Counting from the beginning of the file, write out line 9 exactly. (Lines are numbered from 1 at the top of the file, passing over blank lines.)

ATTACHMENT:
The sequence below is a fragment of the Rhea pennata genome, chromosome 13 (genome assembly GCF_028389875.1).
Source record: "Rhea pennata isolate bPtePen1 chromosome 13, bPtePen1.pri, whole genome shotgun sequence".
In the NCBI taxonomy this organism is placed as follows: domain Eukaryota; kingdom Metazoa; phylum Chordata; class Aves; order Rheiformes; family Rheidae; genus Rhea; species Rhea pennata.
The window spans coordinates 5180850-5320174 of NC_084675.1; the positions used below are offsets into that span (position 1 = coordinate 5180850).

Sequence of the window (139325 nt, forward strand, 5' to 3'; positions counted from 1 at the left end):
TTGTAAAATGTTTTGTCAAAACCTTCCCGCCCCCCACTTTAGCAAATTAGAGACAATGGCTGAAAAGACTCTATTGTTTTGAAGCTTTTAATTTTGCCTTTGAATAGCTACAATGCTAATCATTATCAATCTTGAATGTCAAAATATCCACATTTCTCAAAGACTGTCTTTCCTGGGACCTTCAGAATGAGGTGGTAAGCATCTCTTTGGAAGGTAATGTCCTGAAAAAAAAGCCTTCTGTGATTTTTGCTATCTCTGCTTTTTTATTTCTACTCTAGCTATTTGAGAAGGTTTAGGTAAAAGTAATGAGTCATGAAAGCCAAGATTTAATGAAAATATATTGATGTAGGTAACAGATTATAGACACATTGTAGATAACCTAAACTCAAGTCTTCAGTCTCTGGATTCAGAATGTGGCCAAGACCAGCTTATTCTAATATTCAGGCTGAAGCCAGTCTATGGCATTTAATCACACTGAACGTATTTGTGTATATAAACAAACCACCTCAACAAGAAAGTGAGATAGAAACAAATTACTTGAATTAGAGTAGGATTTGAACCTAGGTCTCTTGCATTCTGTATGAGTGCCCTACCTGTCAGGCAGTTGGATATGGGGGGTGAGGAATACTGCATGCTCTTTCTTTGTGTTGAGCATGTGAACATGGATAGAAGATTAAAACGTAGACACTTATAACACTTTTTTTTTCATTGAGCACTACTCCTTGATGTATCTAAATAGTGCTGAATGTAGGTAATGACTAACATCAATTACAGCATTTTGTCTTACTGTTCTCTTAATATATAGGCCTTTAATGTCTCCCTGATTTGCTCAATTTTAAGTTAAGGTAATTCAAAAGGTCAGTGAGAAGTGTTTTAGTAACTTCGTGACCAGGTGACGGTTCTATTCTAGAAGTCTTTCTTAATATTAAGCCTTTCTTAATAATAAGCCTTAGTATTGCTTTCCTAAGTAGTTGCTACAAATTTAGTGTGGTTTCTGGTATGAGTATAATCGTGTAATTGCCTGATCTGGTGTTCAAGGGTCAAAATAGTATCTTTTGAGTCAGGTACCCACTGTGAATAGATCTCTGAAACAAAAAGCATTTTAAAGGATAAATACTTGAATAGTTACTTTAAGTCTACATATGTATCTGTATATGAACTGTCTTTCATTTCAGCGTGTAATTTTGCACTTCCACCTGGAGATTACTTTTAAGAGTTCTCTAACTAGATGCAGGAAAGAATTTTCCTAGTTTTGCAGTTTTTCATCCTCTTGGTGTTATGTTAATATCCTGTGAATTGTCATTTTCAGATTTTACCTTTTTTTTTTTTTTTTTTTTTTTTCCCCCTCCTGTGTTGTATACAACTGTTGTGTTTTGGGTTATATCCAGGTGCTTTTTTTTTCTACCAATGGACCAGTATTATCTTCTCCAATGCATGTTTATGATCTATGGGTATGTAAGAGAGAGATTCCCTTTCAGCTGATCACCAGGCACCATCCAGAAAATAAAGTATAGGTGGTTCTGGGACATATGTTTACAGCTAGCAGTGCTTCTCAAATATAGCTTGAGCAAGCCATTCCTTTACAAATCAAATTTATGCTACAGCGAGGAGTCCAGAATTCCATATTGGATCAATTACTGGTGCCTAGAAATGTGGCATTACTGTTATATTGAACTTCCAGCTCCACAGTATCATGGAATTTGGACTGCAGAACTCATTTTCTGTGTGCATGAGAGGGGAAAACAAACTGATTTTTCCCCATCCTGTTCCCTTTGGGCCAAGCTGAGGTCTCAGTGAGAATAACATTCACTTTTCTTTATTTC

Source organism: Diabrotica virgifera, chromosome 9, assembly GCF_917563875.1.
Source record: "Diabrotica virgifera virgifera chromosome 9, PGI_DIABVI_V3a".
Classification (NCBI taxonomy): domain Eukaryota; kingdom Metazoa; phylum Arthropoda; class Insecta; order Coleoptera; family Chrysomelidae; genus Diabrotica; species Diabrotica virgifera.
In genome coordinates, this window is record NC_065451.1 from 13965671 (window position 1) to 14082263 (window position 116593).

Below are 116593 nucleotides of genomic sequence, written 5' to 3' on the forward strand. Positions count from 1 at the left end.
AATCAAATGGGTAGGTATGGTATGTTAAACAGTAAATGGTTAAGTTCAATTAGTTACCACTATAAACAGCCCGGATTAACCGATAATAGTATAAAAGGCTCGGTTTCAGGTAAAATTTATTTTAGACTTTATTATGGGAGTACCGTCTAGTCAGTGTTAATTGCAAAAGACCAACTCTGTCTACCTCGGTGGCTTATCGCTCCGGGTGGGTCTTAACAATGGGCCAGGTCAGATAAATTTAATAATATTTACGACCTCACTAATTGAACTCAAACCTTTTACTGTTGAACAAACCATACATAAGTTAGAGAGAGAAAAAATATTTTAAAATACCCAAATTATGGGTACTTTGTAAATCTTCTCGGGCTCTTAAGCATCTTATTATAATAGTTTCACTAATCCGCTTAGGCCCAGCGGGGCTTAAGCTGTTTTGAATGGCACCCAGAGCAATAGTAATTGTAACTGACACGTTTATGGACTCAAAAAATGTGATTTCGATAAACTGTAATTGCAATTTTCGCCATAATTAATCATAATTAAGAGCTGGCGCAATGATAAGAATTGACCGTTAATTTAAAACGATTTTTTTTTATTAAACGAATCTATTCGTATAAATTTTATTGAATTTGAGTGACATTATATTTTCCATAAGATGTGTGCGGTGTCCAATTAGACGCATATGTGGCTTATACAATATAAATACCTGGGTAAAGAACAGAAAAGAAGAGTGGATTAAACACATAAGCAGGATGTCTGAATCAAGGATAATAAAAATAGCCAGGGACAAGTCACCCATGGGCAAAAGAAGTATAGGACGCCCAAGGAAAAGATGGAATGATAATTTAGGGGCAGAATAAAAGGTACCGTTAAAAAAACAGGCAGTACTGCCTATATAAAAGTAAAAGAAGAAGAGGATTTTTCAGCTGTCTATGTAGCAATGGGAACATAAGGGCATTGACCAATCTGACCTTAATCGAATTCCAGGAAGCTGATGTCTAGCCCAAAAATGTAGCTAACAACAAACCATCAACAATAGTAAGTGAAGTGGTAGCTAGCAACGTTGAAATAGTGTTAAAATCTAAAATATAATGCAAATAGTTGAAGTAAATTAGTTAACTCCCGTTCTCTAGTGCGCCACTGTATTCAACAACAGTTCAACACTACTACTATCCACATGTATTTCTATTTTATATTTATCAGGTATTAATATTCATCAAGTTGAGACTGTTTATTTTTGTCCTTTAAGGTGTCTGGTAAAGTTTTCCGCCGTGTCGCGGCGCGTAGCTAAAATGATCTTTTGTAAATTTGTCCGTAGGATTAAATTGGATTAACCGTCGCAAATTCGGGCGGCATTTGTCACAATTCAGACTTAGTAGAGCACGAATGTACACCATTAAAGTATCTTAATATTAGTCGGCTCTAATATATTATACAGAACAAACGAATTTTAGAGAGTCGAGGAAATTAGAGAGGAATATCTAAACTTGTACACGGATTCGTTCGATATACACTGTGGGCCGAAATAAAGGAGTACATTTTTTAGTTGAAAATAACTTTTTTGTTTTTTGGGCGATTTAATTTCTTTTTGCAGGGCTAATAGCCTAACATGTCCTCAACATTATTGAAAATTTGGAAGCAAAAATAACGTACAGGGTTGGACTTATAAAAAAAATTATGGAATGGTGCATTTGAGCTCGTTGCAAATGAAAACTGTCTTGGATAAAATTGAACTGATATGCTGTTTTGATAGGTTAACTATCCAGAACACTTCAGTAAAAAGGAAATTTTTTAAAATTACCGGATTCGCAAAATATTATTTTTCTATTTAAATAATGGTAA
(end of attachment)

Classification (NCBI taxonomy): domain Eukaryota; kingdom Metazoa; phylum Arthropoda; class Insecta; order Coleoptera; family Chrysomelidae; genus Diabrotica; species Diabrotica virgifera.